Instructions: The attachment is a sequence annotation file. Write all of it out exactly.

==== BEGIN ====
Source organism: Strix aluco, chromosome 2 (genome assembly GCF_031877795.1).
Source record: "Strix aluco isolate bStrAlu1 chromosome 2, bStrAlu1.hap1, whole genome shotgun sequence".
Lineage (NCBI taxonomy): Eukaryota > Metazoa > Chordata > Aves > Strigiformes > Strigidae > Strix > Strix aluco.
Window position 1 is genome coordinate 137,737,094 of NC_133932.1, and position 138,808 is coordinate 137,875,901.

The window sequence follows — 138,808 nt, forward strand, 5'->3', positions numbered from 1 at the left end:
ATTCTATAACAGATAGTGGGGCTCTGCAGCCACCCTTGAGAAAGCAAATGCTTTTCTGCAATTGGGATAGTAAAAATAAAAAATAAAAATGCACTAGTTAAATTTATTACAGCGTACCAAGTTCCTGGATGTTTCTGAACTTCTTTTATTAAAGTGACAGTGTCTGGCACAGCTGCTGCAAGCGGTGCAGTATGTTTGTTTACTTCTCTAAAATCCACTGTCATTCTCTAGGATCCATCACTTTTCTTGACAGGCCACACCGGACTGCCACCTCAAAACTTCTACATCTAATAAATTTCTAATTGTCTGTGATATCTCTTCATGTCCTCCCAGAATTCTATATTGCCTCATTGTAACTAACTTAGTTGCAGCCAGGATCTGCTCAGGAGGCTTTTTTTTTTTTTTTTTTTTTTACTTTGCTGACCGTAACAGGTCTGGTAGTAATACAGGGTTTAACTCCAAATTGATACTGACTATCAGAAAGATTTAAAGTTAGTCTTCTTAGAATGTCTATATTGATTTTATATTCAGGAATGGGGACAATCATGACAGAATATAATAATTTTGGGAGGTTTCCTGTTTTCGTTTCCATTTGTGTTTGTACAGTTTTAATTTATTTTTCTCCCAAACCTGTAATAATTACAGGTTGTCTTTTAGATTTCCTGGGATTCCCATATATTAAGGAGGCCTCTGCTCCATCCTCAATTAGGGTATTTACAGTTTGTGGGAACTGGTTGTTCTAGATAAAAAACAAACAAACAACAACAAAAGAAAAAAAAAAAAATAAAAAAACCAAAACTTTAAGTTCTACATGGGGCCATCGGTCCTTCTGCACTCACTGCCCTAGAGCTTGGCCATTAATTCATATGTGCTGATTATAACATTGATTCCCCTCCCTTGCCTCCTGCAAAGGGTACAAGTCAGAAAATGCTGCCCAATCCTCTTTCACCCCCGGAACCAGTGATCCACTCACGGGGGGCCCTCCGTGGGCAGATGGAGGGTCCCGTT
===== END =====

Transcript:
Source organism: Strix aluco, chromosome 2 (genome assembly GCF_031877795.1).
Source record: "Strix aluco isolate bStrAlu1 chromosome 2, bStrAlu1.hap1, whole genome shotgun sequence".
Lineage (NCBI taxonomy): Eukaryota > Metazoa > Chordata > Aves > Strigiformes > Strigidae > Strix > Strix aluco.
Window position 1 is genome coordinate 137,737,094 of NC_133932.1, and position 138,808 is coordinate 137,875,901.

The window sequence follows — 138,808 nt, forward strand, 5'->3', positions numbered from 1 at the left end:
ATTCTATAACAGATAGTGGGGCTCTGCAGCCACCCTTGAGAAAGCAAATGCTTTTCTGCAATTGGGATAGTAAAAATAAAAAATAAAAATGCACTAGTTAAATTTATTACAGCGTACCAAGTTCCTGGATGTTTCTGAACTTCTTTTATTAAAGTGACAGTGTCTGGCACAGCTGCTGCAAGCGGTGCAGTATGTTTGTTTACTTCTCTAAAATCCACTGTCATTCTCTAGGATCCATCACTTTTCTTGACAGGCCACACCGGACTGCCACCTCAAAACTTCTACATCTAATAAATTTCTAATTGTCTGTGATATCTCTTCATGTCCTCCCAGAATTCTATATTGCCTCATTGTAACTAACTTAGTTGCAGCCAGGATCTGCTCAGGAGGCTTTTTTTTTTTTTTTTTTTTTTACTTTGCTGACCGTAACAGGTCTGGTAGTAATACAGGGTTTAACTCCAAATTGATACTGACTATCAGAAAGATTTAAAGTTAGTCTTCTTAGAATGTCTATATTGATTTTATATTCAGGAATGGGGACAATCATGACAGAATATAATAATTTTGGGAGGTTTCCTGTTTTCGTTTCCATTTGTGTTTGTACAGTTTTAATTTATTTTTCTCCCAAACCTGTAATAATTACAGGTTGTCTTTTAGATTTCCTGGGATTCCCATATATTAAGGAGGCCTCTGCTCCATCCTCAATTAGGGTATTTACAGTTTGTGGGAACTGGTTGTTCTAGATAAAAAACAAACAAACAACAACAAAAGAAAAAAAAAAAAATAAAAAAACCAAAACTTTAAGTTCTACATGGGGCCATCGGTCCTTCTGCACTCACTGCCCTAGAGCTTGGCCATTAATTCATATGTGCTGATTATAACATTGATTCCCCTCCCTTGCCTCCTGCAAAGGGTACAAGTCAGAAAATGCTGCCCAATCCTCTTTCACCCCCGGAACCAGTGATCCACTCACGGGGGGCCCTCCGTGGGCAGATGGAGGGTCCCGTT